Write a 50,000 word (175 page) novel in a month? Yes it's insane, but that's the point. Write like hell, shut down your internal editor (that can come later), and just get it done.
Originally Posted by NaNoWriMo.org
What: Writing one 50,000-word novel from scratch in a month's time.
Why: The reasons are endless! To actively participate in one of our era's most enchanting art forms! To write without having to obsess over quality. To be able to make obscure references to passages from our novels at parties. To be able to mock real novelists who dawdle on and on, taking far longer than 30 days to produce their work.
When: Writing begins November 1. To be added to the official list of winners, you must reach the 50,000-word mark by November 30 at midnight.
We're in November now, but it's never too late to join in!
Originally Posted by NaNoWriMo.org
Because of the limited writing window, the ONLY thing that matters in NaNoWriMo is output. It's all about quantity, not quality. The kamikaze approach forces you to lower your expectations, take risks, and write on the fly.
Make no mistake: You will be writing a lot of crap. And that's a good thing. By forcing yourself to write so intensely, you are giving yourself permission to make mistakes. To forgo the endless tweaking and editing and just create. To build without tearing down.
We had 141 participants, and 45 winners last year. Can we beat that this year? I think we can!
I (well, NaNoBot) will keep the next post updated with participants and their word counts.
How do I write 50k words?
One at a time. Seriously though, if you can keep up with the benchmark (1,667 a day) you're golden. If you can't, don't panic, just set aside a weekend day or days to play catchup. Or end the month with a manic spree of 10k days. Whatever works for you!
Any other strategies?
If you can, aim for 2000 a day rather than just keeping pace with the benchmark. This leaves you the elbow room for a few bad days later on in the month, which is a huge help for the week 2-3 doldrums. Also, try joining sprints and word wars on the NaNo forums or by following @NaNoWordSprints on the twitters.
How do I update my word count?
NaNoBot reads through the thread and pulls out your wordcounts. Any time you want your wordcount updated, please make a post with the wordcount on a line by itself, using the following format: "WC: [your wordcount]" Commas are fine, including a space or not is fine. Periods used as decimals are not.
Will not work:
"WC: 5000 and 1000 more later" "WC:5.0k" "wc:1000 more than yesterday"
Is there any reason to actually sign up on the site itself?
Yes! First of all, you can have your novel officially validated by the site (copy/paste from your word processor into their word counter). This lets you officially win, and gets you congratulations and all sorts of fame and glory. Second, by signing up, you will get "pep talk" emails each week from famous authors. Good times!
Does my story have to be an original work of genius?
No. It's whatever you want to write. Literary? Go for it. Genre fiction? Go for it. Erotic fanfic? Fuck yea, go for it.
Can I/Do I have to share a synopsis or excerpts?
We'd love to see some of your work! While it's not required, please feel free to post excerpts of what you're working on at any time, or plot details, or character stuff, or whatever you want. For excerpts, I've found that brief ones are more likely to be read.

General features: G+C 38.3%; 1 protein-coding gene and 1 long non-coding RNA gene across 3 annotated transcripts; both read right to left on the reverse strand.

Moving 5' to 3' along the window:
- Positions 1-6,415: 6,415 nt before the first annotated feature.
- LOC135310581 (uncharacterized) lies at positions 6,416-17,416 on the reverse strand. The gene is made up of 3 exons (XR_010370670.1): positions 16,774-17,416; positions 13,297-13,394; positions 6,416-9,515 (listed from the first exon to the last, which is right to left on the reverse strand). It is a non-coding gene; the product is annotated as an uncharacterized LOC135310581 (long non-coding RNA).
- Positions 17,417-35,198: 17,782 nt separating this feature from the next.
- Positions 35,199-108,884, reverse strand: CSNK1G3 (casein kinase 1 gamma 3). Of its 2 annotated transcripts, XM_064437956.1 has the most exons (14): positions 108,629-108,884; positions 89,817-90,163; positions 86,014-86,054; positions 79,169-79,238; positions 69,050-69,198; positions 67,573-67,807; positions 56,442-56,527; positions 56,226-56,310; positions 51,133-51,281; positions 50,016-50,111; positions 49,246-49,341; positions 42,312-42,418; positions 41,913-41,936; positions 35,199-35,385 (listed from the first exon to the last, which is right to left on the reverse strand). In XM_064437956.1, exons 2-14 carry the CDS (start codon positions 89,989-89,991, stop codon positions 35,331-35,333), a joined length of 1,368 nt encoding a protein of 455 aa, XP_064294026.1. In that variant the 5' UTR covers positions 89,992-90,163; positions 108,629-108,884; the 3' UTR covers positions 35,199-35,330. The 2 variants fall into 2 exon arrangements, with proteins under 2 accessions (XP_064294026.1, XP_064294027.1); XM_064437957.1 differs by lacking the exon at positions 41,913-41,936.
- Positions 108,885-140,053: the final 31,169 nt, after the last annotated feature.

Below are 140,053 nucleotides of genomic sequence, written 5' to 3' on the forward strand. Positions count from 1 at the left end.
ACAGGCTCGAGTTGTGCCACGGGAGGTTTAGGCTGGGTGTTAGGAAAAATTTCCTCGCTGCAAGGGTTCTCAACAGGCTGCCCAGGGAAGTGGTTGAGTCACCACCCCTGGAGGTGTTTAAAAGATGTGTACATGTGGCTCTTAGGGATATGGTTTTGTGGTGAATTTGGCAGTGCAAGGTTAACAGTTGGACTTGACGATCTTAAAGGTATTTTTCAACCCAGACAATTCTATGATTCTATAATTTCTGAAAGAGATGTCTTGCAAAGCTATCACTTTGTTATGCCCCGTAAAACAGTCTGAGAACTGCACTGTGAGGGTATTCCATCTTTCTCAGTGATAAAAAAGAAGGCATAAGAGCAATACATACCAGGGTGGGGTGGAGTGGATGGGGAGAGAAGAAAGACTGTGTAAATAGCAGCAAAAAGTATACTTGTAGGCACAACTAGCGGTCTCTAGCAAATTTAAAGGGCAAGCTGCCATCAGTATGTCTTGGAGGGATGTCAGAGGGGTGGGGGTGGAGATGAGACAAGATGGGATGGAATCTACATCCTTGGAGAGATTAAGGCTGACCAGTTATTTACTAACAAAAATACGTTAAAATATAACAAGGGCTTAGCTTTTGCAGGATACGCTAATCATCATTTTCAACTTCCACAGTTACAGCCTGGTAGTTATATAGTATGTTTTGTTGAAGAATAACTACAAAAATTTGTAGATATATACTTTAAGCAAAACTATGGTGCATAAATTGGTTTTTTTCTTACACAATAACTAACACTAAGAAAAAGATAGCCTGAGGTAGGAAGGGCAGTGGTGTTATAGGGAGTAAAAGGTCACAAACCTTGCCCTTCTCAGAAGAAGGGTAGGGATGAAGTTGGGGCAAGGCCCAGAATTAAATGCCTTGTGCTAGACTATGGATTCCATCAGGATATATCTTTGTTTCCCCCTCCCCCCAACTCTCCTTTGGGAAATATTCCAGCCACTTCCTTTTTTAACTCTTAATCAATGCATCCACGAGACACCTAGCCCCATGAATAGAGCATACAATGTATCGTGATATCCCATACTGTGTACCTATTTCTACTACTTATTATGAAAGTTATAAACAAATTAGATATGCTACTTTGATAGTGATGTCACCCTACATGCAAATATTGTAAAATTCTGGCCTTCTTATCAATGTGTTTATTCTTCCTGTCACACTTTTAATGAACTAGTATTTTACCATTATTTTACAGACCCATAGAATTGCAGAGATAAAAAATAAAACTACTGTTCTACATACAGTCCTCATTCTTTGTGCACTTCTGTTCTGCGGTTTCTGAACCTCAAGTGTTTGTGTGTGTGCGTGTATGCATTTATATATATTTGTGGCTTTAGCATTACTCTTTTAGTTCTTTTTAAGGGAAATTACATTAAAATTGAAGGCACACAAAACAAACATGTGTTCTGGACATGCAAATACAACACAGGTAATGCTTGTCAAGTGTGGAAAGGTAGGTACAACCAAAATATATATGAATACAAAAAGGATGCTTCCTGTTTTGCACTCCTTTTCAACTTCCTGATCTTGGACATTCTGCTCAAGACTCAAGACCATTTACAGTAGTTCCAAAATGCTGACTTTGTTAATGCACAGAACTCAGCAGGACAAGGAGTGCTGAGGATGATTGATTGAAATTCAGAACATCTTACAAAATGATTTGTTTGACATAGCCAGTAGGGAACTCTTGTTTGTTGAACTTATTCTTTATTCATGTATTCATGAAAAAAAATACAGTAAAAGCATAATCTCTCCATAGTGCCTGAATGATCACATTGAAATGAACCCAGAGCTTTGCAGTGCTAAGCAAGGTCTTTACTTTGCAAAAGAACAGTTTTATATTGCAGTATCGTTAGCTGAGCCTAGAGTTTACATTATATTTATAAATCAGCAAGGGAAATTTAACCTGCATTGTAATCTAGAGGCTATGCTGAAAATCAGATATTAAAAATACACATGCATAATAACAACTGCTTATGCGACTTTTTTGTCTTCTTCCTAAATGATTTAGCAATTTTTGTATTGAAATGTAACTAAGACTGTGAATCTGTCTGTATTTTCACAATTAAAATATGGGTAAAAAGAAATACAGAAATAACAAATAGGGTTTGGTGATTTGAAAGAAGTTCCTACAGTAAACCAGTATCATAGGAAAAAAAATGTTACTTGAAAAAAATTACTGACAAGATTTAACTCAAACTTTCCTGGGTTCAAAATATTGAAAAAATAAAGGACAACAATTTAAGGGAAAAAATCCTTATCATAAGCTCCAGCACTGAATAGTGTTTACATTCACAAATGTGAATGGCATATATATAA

Does it help you to have other writers around you, to pressure you to get some work done? Want to hang out or chat? Well, Google Hangouts are passe (and barely work anyway). So why not join the discord channel! Quote to see the link:
Scrivener: a word processor that incorporates scene and character notes, outlines, research documents, and more. You can get a free trial, generally through December 7th, for NaNo. (And a discount on the full version if you win!)
Q10: an alternative word processor which removes all distractions, helping you focus on your work.
Write or Die: start writing in a text box. And don't stop... or else. Give it a try, very motivating. (also has a desktop version and an app--use the "Try" button to use it directly on the site)
No Plot? No Problem: a book by the site's founder, intended as an aid for completing your novel and getting through the month.
How to Outline During NaPloYoNoMo: Chuck Wendig sums up a bunch of different outlining methods.
Snowflake Method: a solid plotting method that helps you get from single-sentence summary to detailed outline. While I no longer use this, I found it extremely helpful in finishing early NaNos. (You don't need the software, the whole method is described in full at the link.)
Adoptions: on the NaNo forums, it's traditional to leave some ideas that other people can pick up and run with. Adopt a plot, adopt a setting, adopt a title, and many more!
Sprints and Wordcounts:
NaNo Sprints: start your engines! Get off to the races with some NaNo sprints, where you compete with other NaNoers to write a bunch of words in a short interval. Also on Twitter.
Backwards NaNo: a slightly different way of managing your word count. It's amortized! That means for the first two weeks, you're writing a lot more than everyone else. But by the last day, you only have to write a single word!
Past NaNo threads
Previous NaNo winners
Short Story Challenge Thread
Writing-GAF community thread
And, of course, this thread! Feel free to post questions here, or show us your awesome excerpts, or just complain about how goddamn hard it is. We're here for you! The camaraderie is part of what makes it fun. :)